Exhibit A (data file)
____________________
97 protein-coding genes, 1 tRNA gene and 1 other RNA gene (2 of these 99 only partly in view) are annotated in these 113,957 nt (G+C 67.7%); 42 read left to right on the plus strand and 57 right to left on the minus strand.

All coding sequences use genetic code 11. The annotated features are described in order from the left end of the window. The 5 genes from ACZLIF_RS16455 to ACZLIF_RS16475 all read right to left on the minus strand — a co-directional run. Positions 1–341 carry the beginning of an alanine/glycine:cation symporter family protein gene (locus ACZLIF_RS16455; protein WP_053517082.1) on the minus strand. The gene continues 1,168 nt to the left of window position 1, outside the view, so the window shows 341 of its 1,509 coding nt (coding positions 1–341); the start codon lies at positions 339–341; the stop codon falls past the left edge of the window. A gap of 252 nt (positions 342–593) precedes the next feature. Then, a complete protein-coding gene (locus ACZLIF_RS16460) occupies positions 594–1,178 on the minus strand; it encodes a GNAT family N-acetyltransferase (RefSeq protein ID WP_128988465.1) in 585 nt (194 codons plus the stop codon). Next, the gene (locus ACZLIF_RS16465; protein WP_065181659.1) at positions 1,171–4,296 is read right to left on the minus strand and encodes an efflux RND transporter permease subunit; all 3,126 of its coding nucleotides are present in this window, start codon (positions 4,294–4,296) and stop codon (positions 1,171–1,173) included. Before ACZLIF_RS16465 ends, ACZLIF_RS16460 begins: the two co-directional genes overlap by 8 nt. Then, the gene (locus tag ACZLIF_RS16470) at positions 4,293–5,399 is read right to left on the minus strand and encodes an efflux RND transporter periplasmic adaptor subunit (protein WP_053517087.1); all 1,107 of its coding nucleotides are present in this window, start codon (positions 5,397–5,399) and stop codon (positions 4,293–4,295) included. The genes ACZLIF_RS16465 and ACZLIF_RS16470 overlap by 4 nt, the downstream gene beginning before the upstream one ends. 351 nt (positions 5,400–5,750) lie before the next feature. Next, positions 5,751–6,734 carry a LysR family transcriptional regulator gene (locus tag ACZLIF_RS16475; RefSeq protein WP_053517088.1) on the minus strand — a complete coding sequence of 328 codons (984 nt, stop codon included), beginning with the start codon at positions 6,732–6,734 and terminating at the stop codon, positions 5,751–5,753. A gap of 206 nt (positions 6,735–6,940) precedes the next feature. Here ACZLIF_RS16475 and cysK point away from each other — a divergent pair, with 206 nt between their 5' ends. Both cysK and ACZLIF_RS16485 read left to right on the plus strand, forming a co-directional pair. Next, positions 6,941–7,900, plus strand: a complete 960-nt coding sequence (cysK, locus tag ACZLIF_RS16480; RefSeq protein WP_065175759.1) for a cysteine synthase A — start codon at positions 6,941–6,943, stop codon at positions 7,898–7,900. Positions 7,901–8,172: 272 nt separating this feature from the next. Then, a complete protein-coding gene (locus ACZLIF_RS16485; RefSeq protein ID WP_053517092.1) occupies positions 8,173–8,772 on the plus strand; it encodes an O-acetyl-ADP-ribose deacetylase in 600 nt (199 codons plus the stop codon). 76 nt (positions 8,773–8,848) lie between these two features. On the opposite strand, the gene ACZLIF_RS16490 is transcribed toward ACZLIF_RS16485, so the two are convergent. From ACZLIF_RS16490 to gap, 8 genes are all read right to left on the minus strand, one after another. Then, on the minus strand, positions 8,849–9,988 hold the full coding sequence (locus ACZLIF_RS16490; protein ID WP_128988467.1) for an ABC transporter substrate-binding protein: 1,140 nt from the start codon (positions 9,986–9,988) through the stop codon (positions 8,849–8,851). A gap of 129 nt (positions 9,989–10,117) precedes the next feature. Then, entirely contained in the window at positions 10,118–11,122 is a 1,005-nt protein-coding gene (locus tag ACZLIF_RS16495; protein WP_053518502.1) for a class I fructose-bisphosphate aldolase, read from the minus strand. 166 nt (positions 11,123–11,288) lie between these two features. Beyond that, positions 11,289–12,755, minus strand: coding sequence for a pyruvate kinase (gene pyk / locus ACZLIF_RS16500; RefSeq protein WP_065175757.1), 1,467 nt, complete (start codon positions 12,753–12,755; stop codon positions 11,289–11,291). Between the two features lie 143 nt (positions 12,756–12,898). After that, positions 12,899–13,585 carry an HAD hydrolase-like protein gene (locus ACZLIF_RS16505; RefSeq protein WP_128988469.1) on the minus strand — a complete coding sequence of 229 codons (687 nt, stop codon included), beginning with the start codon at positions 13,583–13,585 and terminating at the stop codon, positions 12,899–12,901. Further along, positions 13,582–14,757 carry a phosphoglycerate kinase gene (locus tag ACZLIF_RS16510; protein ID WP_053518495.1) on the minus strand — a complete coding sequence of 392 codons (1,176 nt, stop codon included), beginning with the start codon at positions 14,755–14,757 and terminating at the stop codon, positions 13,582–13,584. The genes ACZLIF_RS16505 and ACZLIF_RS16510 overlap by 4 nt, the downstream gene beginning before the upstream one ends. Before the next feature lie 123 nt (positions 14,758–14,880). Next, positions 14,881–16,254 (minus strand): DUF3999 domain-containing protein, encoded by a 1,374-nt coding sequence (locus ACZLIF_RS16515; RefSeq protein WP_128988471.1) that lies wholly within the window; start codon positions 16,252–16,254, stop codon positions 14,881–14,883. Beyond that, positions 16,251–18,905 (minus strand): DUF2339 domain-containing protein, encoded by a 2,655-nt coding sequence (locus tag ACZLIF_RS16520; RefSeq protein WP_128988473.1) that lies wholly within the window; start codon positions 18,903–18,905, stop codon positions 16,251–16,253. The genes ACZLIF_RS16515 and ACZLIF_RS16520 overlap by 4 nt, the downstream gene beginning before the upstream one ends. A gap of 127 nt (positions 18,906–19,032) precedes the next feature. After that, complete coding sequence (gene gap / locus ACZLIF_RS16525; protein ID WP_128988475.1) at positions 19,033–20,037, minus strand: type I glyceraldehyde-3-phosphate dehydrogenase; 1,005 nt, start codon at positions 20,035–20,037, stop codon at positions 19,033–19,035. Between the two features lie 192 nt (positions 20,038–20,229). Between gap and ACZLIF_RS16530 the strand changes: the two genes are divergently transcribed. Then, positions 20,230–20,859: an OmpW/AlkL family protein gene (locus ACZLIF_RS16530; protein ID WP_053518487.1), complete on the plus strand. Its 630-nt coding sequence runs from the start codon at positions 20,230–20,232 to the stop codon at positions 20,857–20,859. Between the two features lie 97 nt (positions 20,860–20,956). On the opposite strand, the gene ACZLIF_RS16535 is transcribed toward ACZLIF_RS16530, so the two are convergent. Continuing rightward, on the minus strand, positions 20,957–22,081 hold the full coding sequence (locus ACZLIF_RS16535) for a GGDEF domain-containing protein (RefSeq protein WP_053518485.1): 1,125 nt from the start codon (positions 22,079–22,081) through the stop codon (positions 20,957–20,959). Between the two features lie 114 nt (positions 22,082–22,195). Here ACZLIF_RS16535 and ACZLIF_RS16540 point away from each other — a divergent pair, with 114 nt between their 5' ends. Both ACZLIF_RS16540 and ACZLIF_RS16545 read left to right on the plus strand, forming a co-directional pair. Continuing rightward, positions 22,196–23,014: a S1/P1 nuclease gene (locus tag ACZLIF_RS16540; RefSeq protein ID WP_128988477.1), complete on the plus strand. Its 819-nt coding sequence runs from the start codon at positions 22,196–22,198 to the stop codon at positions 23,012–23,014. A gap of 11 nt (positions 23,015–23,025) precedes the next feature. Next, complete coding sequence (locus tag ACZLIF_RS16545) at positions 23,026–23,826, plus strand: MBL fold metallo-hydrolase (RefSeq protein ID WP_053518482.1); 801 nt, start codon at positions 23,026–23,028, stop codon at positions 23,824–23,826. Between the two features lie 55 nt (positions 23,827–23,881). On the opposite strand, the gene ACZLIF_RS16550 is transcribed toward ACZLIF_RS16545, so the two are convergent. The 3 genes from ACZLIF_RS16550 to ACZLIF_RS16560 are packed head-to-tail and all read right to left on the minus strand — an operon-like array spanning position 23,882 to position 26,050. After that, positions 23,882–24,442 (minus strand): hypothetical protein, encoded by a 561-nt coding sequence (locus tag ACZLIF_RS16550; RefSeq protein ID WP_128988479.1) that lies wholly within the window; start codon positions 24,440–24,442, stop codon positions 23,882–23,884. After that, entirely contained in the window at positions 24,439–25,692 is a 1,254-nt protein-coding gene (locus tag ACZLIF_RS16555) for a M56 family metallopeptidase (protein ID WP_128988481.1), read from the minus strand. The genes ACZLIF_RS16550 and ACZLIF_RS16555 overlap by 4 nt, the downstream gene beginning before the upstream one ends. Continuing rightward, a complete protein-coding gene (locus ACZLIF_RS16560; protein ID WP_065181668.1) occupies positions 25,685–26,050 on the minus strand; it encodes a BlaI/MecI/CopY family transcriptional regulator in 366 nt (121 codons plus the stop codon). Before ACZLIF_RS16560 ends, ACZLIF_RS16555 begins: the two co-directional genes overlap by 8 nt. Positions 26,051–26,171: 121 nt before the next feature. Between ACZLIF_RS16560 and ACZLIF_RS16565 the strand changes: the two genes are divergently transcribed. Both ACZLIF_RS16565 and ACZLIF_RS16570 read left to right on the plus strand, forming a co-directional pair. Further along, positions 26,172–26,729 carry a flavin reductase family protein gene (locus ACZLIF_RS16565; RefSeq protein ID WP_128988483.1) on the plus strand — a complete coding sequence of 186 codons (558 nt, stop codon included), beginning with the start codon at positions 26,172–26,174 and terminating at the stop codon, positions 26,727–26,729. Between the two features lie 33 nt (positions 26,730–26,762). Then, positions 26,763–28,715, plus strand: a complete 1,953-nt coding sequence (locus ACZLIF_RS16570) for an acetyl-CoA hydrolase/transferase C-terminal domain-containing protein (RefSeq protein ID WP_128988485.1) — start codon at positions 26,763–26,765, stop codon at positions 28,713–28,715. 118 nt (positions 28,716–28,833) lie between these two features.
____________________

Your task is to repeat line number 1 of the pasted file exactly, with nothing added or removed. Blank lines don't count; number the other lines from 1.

97 protein-coding genes, 1 tRNA gene and 1 other RNA gene (2 of these 99 only partly in view) are annotated in these 113,957 nt (G+C 67.7%); 42 read left to right on the plus strand and 57 right to left on the minus strand.